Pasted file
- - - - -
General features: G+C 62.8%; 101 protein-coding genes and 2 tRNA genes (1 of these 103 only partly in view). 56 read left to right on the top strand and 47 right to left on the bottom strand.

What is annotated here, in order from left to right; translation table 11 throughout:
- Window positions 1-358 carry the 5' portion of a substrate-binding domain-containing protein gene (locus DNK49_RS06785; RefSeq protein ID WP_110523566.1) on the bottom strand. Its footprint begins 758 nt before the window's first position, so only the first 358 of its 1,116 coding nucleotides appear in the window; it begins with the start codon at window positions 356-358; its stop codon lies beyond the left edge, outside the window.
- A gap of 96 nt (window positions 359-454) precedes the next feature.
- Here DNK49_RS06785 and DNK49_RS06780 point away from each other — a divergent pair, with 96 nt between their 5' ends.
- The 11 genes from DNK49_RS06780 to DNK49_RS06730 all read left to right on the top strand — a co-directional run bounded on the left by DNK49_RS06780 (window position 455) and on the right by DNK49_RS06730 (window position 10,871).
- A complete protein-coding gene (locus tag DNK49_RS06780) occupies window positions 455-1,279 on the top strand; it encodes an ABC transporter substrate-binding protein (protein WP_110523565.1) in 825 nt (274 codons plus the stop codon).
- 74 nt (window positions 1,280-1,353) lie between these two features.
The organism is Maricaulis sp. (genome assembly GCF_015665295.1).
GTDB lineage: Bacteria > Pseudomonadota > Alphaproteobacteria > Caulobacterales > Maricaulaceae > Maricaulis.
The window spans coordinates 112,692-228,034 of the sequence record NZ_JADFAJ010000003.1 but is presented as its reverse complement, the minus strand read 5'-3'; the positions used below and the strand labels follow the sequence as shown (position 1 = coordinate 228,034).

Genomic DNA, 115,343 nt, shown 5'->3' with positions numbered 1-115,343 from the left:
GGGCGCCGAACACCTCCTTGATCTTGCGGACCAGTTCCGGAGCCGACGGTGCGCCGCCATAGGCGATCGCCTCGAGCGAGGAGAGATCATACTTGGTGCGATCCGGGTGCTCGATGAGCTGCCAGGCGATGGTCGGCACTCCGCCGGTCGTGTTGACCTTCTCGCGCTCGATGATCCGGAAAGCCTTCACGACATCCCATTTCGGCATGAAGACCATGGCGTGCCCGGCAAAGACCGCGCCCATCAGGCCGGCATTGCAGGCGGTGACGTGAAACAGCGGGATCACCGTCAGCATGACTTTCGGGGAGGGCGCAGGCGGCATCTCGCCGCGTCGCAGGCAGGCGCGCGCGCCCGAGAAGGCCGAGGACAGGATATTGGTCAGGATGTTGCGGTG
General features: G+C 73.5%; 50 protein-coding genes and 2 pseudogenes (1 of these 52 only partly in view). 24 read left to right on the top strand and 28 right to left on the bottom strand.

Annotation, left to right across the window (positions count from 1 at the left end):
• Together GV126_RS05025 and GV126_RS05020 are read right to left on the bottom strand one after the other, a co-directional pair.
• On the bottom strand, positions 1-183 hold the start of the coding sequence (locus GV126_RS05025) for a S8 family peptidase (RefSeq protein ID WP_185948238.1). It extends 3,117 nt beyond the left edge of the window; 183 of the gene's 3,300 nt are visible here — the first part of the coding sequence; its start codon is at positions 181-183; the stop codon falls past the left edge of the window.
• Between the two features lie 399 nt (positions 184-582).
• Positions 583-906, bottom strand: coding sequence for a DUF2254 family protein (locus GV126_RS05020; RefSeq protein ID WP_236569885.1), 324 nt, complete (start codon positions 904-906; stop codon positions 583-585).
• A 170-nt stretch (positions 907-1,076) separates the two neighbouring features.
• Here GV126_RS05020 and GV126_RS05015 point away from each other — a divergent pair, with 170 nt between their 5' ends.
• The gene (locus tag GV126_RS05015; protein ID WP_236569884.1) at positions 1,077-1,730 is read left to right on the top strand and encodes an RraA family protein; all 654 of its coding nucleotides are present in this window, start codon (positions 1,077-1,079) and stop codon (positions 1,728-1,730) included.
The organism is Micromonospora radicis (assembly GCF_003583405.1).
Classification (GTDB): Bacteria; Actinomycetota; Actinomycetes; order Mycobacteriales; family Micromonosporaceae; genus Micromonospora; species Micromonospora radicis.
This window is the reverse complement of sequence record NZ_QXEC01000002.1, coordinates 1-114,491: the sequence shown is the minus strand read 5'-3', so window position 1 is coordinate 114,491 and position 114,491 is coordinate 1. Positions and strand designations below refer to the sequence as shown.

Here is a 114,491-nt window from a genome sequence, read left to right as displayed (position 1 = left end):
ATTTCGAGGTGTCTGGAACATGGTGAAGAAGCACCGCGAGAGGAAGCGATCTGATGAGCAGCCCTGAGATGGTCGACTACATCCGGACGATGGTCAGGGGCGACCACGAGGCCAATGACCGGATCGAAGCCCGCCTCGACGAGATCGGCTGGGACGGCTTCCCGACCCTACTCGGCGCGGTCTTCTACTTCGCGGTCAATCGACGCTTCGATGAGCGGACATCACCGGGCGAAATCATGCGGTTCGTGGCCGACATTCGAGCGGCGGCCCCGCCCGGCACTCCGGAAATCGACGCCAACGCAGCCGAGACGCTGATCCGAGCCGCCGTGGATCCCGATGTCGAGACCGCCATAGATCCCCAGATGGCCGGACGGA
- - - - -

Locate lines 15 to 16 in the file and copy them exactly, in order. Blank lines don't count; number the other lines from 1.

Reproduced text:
Annotation, left to right across the window (positions count from 1 at the left end):
• Together GV126_RS05025 and GV126_RS05020 are read right to left on the bottom strand one after the other, a co-directional pair.